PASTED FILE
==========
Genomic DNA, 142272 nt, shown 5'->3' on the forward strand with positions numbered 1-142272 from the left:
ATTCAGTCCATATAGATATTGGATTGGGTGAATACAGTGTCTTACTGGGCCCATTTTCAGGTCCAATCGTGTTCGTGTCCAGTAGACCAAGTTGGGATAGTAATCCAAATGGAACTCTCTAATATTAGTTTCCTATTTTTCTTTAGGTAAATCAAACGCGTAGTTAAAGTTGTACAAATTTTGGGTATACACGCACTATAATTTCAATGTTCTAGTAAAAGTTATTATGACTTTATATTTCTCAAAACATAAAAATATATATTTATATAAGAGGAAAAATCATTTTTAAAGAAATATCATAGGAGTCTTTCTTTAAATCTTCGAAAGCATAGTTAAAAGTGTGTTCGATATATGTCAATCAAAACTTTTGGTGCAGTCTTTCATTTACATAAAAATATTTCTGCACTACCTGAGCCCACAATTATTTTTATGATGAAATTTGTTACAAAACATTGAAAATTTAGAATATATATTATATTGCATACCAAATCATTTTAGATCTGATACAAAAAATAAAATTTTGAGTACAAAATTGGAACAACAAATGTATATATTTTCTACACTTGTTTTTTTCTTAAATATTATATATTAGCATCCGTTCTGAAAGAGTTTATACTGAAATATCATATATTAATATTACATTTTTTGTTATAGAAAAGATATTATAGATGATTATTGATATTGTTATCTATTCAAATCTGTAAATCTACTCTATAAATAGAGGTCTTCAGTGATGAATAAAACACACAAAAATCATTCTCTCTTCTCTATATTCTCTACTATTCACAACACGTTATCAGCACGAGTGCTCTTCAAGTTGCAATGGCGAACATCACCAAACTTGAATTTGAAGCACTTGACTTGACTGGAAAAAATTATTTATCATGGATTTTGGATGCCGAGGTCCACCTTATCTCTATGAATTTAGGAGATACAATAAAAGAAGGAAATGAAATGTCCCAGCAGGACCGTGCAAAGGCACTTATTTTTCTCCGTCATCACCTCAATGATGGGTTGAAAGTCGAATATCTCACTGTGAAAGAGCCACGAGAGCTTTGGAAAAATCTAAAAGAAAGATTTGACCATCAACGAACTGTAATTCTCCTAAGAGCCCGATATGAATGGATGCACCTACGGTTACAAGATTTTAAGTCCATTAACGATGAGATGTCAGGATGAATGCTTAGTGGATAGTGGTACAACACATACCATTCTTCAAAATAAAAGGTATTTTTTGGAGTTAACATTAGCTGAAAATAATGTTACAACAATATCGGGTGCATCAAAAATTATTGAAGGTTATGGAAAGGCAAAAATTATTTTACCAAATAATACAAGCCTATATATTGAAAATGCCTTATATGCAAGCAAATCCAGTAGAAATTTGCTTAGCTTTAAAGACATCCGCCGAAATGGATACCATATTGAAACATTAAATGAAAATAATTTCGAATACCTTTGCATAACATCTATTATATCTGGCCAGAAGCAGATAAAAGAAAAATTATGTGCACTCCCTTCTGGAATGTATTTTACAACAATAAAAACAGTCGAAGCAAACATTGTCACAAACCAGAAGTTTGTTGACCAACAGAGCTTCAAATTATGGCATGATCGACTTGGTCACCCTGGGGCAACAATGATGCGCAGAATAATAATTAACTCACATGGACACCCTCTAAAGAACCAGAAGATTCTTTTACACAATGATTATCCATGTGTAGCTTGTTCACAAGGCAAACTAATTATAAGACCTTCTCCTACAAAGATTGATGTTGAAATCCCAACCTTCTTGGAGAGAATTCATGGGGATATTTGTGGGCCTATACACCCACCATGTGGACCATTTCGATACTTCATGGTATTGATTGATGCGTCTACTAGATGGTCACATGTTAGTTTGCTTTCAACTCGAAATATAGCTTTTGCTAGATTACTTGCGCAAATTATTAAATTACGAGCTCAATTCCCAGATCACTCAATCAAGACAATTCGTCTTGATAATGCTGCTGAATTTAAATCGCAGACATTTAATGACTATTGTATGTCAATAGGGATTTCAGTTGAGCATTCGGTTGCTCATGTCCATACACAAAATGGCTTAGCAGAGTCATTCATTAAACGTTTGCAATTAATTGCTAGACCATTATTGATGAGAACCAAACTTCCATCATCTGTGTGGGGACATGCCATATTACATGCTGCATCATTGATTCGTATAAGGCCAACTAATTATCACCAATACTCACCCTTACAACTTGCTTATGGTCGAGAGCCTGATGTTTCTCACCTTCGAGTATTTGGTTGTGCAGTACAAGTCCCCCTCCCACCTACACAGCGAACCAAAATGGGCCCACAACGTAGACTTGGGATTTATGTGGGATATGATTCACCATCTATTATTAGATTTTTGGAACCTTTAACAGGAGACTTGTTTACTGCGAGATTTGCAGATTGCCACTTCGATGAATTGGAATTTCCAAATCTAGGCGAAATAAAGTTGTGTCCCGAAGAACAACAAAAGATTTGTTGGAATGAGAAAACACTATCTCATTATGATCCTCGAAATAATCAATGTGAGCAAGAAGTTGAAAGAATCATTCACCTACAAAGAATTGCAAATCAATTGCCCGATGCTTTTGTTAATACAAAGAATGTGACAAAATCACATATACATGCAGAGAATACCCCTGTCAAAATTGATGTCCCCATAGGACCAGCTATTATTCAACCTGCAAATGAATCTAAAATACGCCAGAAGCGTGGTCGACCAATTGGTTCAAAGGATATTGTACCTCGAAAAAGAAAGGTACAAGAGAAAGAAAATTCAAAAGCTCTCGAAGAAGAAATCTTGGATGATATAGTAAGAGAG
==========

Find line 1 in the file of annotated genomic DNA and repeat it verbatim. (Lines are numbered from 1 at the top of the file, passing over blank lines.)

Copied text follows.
Genomic DNA, 142272 nt, shown 5'->3' on the forward strand with positions numbered 1-142272 from the left: